Close to 80 percent of the companies think the new Haryana labour law will have a negative impact on their future business operations and investment plans in the long run, according to a NASSCOM report.
The report titled, Impact of the new Haryana State Reservation Law March 2021, reveals that the impact is likely to be the highest in the first 1-2 years of implementation with high attrition rate.
On March 2, 2021, the State government passed the Haryana State Employment of Local Candidates Bill that mandates 75 percent reservation for local people in private sector jobs, where the salary is less than Rs 50,000 a month, impacting fresh hires the most.
The NASSCOM report was based on the response by the 73 member organisations that employ close to 1.44 lakh people in the State. Around 500 IT-ITeS firms employ about 4 lakh people in Haryana.
“Extrapolating to 4 lakh IT-ITES employees, the Act will overall impact about 1.5 lakh current jobs (37 percent of all the IT/ITeS jobs). Given that the Act applies to new hires, the impact is expected to be severe in 1-2 years as the industry sees a high attrition rate,” the report said.
If this policy is implemented, companies surveyed said that they will have to shift to other locations to source talent. “Majority of the companies have expressed concerns on the recruitment strategies as the law will significantly increase the compliance burden and will limit the industry's ability to hire people at will,” the report said.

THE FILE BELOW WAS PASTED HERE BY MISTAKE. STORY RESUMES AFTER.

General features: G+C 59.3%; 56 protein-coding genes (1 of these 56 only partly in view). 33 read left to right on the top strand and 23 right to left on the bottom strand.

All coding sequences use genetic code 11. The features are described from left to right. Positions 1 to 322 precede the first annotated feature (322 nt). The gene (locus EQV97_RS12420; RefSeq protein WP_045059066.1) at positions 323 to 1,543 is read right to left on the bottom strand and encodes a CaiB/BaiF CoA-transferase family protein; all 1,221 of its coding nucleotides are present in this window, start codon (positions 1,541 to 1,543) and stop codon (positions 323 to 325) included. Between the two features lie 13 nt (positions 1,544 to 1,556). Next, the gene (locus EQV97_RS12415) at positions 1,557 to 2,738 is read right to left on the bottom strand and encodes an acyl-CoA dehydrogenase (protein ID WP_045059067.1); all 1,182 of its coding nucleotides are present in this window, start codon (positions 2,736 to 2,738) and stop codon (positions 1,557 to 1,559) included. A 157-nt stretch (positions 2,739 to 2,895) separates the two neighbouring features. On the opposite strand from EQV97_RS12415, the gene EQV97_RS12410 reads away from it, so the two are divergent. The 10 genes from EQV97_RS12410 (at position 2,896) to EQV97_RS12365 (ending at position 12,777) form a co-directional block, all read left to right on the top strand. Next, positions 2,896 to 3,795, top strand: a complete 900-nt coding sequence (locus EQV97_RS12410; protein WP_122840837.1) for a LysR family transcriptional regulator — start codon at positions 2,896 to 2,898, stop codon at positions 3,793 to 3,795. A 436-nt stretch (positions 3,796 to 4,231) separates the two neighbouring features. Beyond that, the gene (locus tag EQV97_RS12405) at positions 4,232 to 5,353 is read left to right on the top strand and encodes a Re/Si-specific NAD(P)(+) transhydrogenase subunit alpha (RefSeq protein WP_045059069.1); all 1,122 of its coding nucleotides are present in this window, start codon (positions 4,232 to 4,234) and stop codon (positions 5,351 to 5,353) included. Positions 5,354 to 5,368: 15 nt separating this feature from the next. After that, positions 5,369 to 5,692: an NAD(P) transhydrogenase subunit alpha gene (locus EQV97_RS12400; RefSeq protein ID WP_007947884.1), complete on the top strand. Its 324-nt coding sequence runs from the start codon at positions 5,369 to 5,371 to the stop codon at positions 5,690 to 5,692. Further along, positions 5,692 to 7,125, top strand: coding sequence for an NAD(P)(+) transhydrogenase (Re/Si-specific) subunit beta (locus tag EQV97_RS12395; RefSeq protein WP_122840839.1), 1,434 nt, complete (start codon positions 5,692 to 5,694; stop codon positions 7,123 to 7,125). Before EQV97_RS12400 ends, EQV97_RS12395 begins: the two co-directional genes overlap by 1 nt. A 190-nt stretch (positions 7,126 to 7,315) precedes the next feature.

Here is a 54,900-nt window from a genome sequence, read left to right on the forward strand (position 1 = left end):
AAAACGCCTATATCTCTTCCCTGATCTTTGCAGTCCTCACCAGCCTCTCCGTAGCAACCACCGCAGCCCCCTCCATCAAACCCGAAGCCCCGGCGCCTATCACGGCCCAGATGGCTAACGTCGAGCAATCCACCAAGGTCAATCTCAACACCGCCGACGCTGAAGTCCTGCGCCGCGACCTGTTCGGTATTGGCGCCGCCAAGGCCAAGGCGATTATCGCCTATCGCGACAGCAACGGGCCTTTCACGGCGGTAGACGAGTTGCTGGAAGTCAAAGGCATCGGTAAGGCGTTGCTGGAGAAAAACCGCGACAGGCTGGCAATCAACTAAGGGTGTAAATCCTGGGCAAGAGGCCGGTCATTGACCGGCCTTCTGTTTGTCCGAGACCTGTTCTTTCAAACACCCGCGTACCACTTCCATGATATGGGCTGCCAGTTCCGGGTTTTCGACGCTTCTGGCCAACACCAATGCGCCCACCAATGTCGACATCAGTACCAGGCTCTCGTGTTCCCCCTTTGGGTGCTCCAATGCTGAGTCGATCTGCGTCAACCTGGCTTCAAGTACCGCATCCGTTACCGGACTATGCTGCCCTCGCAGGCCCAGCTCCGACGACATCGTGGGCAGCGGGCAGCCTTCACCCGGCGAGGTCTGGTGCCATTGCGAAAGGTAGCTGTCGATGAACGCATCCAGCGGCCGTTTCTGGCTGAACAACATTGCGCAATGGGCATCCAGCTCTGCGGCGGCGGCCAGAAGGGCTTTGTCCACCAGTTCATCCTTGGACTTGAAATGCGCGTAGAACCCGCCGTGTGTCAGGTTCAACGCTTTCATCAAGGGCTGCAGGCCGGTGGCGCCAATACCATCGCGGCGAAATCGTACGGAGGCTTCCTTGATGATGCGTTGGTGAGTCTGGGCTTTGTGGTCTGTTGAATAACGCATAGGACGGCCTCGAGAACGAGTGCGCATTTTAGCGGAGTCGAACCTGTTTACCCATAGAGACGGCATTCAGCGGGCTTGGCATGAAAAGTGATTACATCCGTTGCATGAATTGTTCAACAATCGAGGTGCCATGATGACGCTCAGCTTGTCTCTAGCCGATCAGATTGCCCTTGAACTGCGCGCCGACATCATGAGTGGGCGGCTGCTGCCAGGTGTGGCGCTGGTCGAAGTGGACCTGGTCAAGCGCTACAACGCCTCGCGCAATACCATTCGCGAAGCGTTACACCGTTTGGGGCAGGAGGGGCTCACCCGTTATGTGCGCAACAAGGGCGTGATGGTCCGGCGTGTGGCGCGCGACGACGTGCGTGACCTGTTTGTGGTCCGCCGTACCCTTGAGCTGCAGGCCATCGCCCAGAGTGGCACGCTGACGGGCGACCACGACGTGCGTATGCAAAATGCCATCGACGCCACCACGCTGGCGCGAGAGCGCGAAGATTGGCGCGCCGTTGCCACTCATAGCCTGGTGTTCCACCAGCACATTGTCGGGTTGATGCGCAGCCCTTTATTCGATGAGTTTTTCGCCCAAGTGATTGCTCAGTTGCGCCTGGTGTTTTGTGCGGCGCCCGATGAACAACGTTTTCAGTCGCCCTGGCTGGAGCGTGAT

The legislation will also make it difficult for the companies to adopt and follow Diversity and Inclusion policies and will lead to discrimination, the report added.
Of the total employees in the companies surveyed, more than 80 percent of them who earn Rs 50,000 or lower are not natives. Also 44 percent of the total employees earn less than Rs 50,000.
This a result of huge skill gap in local market vis-à-vis demand. The State, the report said, does not have enough skilled people in the areas of AI and machine learning, data science, R&D Skills, and engineering and technical skills, where there is a huge demand right now.
The concern persists despite the clarification from the government statement that the law is applicable only for non-technical jobs and hence unlikely to impact the tech industry.
Aditya Narayan Mishra, founder of staffing firm CIEL HR Services, said in an earlier interaction that it (clarification) definitely shows that the government is open and has rethought the policy, which earned a backlash from the tech sector. But before the companies rejoice, the sector needs more clarity, he said.
“We need a better understanding on what defines technical and non-technical jobs,” he said. For instance, it is not clear if the sales function in an engineering firm will be categorised as a technical or non-technical job. Also when IT/ITeS firms hire freshers, not all of them are hired for core technology roles.
“Some of the freshers are hired for non-technical roles such as business process functions,” pointed out Sunil C, Head, Specialised Staffing, Teamlease Digital.
There are also concerns about the nature of compliance, which was not made clear by the industry.